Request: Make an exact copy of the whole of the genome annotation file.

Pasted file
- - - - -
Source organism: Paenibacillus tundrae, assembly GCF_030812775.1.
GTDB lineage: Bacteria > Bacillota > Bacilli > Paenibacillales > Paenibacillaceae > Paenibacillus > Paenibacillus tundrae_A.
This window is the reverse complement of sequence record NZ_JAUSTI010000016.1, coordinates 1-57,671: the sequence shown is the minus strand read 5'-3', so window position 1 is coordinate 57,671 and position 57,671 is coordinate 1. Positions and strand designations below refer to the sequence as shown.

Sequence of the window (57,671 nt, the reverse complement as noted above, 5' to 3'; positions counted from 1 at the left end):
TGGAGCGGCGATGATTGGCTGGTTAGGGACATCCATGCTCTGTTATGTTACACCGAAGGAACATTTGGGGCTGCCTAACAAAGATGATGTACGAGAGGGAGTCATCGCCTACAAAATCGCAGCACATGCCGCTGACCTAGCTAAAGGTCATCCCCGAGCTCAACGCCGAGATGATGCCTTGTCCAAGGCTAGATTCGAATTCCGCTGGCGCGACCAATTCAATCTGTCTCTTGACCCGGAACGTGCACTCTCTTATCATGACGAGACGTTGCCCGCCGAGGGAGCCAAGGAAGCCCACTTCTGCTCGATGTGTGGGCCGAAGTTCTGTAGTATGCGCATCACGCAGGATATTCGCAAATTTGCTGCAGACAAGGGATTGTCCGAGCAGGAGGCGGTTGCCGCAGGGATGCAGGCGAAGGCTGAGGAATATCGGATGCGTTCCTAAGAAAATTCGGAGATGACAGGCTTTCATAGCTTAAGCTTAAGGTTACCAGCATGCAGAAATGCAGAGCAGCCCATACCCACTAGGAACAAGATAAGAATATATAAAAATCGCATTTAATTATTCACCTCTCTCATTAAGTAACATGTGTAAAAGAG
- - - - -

Source organism: Paenibacillus tundrae, assembly GCF_030812775.1.
GTDB lineage: Bacteria > Bacillota > Bacilli > Paenibacillales > Paenibacillaceae > Paenibacillus > Paenibacillus tundrae_A.
This window is the reverse complement of sequence record NZ_JAUSTI010000016.1, coordinates 1-57,671: the sequence shown is the minus strand read 5'-3', so window position 1 is coordinate 57,671 and position 57,671 is coordinate 1. Positions and strand designations below refer to the sequence as shown.

Sequence of the window (57,671 nt, the reverse complement as noted above, 5' to 3'; positions counted from 1 at the left end):
TGGAGCGGCGATGATTGGCTGGTTAGGGACATCCATGCTCTGTTATGTTACACCGAAGGAACATTTGGGGCTGCCTAACAAAGATGATGTACGAGAGGGAGTCATCGCCTACAAAATCGCAGCACATGCCGCTGACCTAGCTAAAGGTCATCCCCGAGCTCAACGCCGAGATGATGCCTTGTCCAAGGCTAGATTCGAATTCCGCTGGCGCGACCAATTCAATCTGTCTCTTGACCCGGAACGTGCACTCTCTTATCATGACGAGACGTTGCCCGCCGAGGGAGCCAAGGAAGCCCACTTCTGCTCGATGTGTGGGCCGAAGTTCTGTAGTATGCGCATCACGCAGGATATTCGCAAATTTGCTGCAGACAAGGGATTGTCCGAGCAGGAGGCGGTTGCCGCAGGGATGCAGGCGAAGGCTGAGGAATATCGGATGCGTTCCTAAGAAAATTCGGAGATGACAGGCTTTCATAGCTTAAGCTTAAGGTTACCAGCATGCAGAAATGCAGAGCAGCCCATACCCACTAGGAACAAGATAAGAATATATAAAAATCGCATTTAATTATTCACCTCTCTCATTAAGTAACATGTGTAAAAGAG